Between downloaded games, ringtones, ebooks, music, videos and mobile apps, minors account for a huge slice of electronic purchases. One online payment vendor is preparing to sell tons of youth purchase data—apparently, this is the first time anyone has tried—avoiding immediate legal problems by offering the data in aggregate.
Selling to children online has always been delicate and dangerous. Do some standard adult practices—such as asking for an E-mail address or a date of birth or a mailing address—and you're in huge trouble. Try to market to them directly? Bigger trouble. And try to force children to pay for a legitimate purchase? You can't, because a minor cannot enter into a legal contract.
A couple of years ago, 7-Eleven ran into its own challenging youth marketing issue. When doing a multi-month promotion in San Diego to collect mobile phone numbers for future marketing efforts, the chain collected E-mails and phone numbers of participants. With the intent to avoid problems, the chain didn't ask age. Ironically, that caused the problem, as 7-Eleven didn't know which customers were adults and which were children. Hence, the chain felt pressured to assume that all particpants were children and to not use the data.
The vendor preparing to market the youth data is called Virtual Piggy. What it has created is a mechanism for parents to put money for their children to use online (and, in the near future, in-store). The parents can dictate the amount, the stores where it can be used and the types of purchases permitted.
The program also has a social element to it—similar to a recent Facebook mobile program—where relatives and family friends can log in and add money, with similar abilities to place limits on how it can be spent.
In theory, this program might also train children to be better consumers, because they would learn how to make purchase decisions in a relatively safe environment. "We're giving the kids some financial literacy," said Virtual Piggy CEO Jo Webber.
Webber said the program addresses the current legal conundrum that retailers face: Children can use a parent's credit card, but if the parent disputes the charge by saying that it was not authorized, there's no legal basis to force the payment, because minors are not allowed to enter into binding contracts.
Given Virtual Piggy's structure and the language in its contracts, it's clear that it is the presumably adult parents who are making the purchases, which keeps the liability intact.
For retailers, Virtual Piggy takes a cut of every transaction. Webber said the initial rate is 1.5 percent, but added that it could increase after the introductory period and would decrease for volume for larger chains.The benefit to retailers—beyond the legal ability to enforce payment—is youth CRM, which is virtually black market today. "Not only do we know what these kids are buying, we know what the kids want to buy" courtesy of the app's wish-list function. "We'll be the first company that will have this data."
There are two levels of aging out at issue. The biggest federal enforcer of child marketing rules is the Child Online Privacy Act (COPA), but it only regulates those 12 and younger. "At the age of 13, the COPA rules go away," Webber said.
That means 13-year-olds can receive offers directly from retailers (although Webber said her company's initial approach will be to send any offers to the parents only) and they are eligible to get their own debit card.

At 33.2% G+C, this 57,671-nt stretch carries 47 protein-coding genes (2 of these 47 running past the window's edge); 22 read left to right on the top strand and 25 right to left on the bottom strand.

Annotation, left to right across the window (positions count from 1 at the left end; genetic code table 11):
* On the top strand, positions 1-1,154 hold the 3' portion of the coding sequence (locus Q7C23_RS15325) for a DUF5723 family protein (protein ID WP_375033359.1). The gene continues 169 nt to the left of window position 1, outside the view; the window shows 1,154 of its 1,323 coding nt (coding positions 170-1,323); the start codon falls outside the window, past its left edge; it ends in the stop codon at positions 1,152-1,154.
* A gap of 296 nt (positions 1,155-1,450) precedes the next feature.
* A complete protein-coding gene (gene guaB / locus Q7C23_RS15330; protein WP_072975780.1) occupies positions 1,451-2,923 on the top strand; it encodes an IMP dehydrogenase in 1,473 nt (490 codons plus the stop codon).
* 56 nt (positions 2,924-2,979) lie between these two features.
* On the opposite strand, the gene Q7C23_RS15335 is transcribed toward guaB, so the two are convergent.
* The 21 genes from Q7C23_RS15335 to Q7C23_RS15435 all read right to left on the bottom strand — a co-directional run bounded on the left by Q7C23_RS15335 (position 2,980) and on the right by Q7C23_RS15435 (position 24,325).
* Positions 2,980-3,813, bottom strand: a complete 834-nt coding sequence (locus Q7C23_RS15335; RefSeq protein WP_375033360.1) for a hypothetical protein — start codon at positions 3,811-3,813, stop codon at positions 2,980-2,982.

At 18, all restrictions come off, legally.
For retailers, though, there are two categories of youth-marketing problems: First, that which is clearly illegal. Second, that which may be permitted, but it is perceived as offensive and invasive by parents. When selling to children, excessive cautiousness is not a bad thing.
Another delicate issue deals with children who, while online, say they are adults. If an 11-year-old shopper without a payment card says that he or she is 19 years old, can the retailer be penalized for marketing to him or her, assuming the retailer had no legitimate reason to suspect the true age?
At least in-store an associate can make a guess based on physical appearance, clues that do not exist online.
Let's get back to that initial question: If a company such as Virtual Piggy has access to all of these purchases, and then a child ages into an adult, should it be able to sell that data in an identifiable form—thereby tying a specific purchase history to a specific consumer? Webber said she has no intention of doing that, but would it be legal?
The intent of the youth rules is to stop direct marketing until consumers are old enough to make their own decisions, an age the U.S. government has decided is 18. This is not like juvenile criminal records, where the intent is to keep the data secret always, so that that adult need not pay for the things done when he or she was a child.
But here, if the consumer is now seen as having acceptable judgment, why not allow for more targeted messages? After all, this consumer has a healthy purchase history.
This is squarely in the legal but tacky category. Newly authorized 18-year-old shoppers—and certainly their parents—have an expectation of privacy of their youthful purchases. Even if offered such data, a retailer would be wise to refuse to avoid the radioactive fallout.
When Walmart rolled out its E-Commerce cash program, one of the many advantages was that it would provide a mechanism for children to make online purchases, as long as they could later (within 48 hours) get to a Walmart store and finalize the purchase with cash.
Unlike Virtual Piggy, Walmart will likely have no idea of the age of the customer, so the retailer would have no reason to treat that purchase history any differently. In this case, a little ignorance can be a nice thing.